Articles

Image of the Month: Fruit flies and humans

This illustration merging the human and fruit fly eye shows how the two organisms share many characteristics that can be exploited in the laboratory.

Image of the Month — This illustration merging the human and fruit fly eye shows how the two organisms share many characteristics that can be exploited in the laboratory.

Editor’s note:

Much of the research that ends up benefiting humans starts in laboratories that focus on model animals such as fruit flies. They are critical step in determining the cause and possible treatments for human disease. Yet research as a whole and that in model organisms is suffering from a decline in support from the National Institutes of Health and the National Science Foundation, those federal agencies that fund this high risk, high yield research that has been at the heart of many of the new treatments available today. Online in the journal Genetics, Baylor College of Medicine’s fruit fly researchers Drs. Michael Wangler, Shinya Yamamoto and Hugo Bellen describe the problem and propose a solution.

Fruit Flies in Biomedical Research

Michael F. Wangler,*,†,‡,1 Shinya Yamamoto,*,‡,§,1 and Hugo J. Bellen*,‡,§,**,††,2

*Department of Molecular and Human Genetics, †Department of Pediatrics, §Program in Developmental Biology and **Department of Neuroscience, Baylor College of Medicine (BCM), Houston, Texas 77030, ‡Jan and Dan Duncan Neurological Research Institute, Texas Children’s Hospital, Houston, Texas 77030, and ††Howard Hughes Medical Institute, Houston, Texas 77030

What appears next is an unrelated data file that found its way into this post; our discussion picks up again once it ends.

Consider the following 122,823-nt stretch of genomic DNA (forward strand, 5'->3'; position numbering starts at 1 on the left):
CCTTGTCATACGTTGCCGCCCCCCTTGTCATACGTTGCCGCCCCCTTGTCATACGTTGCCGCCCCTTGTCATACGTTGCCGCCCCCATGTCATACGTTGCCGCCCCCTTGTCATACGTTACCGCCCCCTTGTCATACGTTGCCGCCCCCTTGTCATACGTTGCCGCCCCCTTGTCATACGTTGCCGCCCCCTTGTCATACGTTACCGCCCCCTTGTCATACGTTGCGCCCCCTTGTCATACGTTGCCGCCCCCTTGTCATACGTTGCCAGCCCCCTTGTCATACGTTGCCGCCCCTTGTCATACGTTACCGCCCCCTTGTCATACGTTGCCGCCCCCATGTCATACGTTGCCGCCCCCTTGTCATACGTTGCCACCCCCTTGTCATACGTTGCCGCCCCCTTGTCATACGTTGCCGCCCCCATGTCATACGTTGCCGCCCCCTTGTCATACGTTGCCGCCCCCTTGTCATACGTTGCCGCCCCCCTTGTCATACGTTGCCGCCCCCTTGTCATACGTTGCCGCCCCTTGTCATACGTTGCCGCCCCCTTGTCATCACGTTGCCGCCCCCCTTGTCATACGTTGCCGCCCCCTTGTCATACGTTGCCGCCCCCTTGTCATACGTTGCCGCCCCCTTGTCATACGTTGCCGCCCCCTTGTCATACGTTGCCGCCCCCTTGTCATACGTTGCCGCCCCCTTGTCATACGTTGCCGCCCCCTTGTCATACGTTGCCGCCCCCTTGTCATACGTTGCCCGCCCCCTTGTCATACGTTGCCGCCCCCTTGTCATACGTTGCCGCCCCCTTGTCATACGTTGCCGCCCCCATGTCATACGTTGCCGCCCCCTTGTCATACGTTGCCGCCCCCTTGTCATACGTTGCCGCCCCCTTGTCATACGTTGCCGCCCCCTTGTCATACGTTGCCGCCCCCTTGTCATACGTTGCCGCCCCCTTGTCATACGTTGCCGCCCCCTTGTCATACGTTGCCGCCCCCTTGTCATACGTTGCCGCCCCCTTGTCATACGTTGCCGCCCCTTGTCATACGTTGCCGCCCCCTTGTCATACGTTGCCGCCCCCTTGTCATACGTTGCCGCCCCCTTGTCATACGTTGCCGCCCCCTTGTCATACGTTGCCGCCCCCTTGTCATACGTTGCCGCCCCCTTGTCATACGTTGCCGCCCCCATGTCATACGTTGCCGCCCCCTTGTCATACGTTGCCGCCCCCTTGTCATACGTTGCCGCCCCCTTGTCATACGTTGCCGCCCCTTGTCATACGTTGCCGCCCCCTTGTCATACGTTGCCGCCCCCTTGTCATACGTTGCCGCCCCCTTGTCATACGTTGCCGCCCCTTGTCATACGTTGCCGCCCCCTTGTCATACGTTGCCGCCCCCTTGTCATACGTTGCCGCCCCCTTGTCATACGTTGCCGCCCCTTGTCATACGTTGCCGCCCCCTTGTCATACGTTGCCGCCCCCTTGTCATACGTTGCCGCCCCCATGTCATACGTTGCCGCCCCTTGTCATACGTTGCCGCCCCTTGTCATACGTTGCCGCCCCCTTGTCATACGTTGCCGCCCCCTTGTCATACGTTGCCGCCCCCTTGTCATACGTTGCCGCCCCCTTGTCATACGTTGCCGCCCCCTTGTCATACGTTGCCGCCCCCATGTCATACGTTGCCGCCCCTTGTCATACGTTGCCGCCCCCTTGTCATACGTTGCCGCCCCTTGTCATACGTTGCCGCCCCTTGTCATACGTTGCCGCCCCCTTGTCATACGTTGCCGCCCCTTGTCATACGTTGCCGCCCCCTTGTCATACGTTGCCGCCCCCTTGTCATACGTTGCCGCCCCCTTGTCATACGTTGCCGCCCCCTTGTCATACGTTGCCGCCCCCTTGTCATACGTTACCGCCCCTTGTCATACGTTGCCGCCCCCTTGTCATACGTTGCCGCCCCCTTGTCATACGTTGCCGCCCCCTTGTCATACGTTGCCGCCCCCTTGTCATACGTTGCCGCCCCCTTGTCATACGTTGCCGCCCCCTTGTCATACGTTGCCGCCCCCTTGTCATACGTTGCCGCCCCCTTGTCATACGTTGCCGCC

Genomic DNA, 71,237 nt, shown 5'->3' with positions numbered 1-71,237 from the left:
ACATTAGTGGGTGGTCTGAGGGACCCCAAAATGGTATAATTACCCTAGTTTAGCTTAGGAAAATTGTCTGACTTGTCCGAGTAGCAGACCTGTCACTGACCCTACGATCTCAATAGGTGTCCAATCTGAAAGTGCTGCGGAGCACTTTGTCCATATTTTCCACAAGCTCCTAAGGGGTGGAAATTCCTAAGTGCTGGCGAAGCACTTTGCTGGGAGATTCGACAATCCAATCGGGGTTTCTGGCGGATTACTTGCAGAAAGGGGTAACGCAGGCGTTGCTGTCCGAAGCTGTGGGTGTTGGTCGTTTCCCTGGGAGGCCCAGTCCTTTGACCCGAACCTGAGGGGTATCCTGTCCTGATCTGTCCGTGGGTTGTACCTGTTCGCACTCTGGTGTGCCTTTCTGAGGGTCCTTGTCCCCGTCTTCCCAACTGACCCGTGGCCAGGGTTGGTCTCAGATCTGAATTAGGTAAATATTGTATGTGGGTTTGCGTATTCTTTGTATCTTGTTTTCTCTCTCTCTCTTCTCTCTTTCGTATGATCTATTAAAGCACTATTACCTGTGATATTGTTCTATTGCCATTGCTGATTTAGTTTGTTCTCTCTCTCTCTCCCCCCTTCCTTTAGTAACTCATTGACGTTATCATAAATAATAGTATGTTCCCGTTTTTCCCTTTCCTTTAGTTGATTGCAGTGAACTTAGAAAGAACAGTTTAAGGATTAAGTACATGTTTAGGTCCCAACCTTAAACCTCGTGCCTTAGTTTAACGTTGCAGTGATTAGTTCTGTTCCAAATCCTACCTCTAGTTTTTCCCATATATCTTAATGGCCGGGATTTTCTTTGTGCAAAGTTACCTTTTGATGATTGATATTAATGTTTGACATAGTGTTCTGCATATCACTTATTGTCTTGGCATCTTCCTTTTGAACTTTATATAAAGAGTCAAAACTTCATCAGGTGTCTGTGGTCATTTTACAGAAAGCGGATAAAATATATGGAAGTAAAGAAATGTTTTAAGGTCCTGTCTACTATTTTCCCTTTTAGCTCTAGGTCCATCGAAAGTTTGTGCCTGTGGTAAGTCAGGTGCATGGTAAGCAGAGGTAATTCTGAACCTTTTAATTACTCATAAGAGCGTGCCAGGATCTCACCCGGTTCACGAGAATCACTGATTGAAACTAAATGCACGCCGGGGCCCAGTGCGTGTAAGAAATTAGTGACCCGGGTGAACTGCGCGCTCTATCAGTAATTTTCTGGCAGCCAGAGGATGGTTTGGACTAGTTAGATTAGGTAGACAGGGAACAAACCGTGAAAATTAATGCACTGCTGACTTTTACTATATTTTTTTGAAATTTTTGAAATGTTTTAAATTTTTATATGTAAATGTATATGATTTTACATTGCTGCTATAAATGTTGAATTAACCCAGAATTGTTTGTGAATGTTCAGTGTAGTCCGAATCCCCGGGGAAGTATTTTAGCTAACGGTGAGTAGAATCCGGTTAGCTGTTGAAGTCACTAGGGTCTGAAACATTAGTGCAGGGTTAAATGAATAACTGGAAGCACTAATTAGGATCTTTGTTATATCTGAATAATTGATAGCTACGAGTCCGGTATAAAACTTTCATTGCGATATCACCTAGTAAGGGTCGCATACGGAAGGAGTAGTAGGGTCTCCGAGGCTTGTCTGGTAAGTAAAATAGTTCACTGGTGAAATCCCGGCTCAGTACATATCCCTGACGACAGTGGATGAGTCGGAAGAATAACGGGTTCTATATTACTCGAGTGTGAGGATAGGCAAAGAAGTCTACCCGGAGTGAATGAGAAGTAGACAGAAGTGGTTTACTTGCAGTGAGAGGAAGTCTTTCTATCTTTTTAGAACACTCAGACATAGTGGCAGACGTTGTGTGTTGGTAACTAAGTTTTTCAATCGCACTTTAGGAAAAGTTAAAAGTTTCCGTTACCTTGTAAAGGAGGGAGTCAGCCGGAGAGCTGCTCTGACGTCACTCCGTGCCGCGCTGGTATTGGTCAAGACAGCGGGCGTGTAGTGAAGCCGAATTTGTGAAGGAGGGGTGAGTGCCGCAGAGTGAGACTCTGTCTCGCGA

ABSTRACT Many scientists complain that the current funding situation is dire. Indeed, there has been an overall decline in support in funding for research from the National Institutes of Health and the National Science Foundation. Within the Drosophila (fruit fly) field, some of us question how long this funding crunch will last as it demotivates principal investigators and perhaps more importantly affects the long-term career choice of many young scientists. Yet numerous very interesting biological processes and avenues remain to be investigated in Drosophila, and probing questions can be answered fast and efficiently in flies to reveal new biological phenomena. Moreover, Drosophila is an excellent model organism for studies that have translational impact for genetic disease and for other medical implications such as vector-borne illnesses. We would like to promote a better collaboration between Drosophila geneticists/biologists and human geneticists/bioinformaticians/clinicians, as it would benefit both fields and significantly impact the research on human diseases.

For the full review, please go to the journal  Genetics. This abstract is reprinted with permission from the publisher.

 

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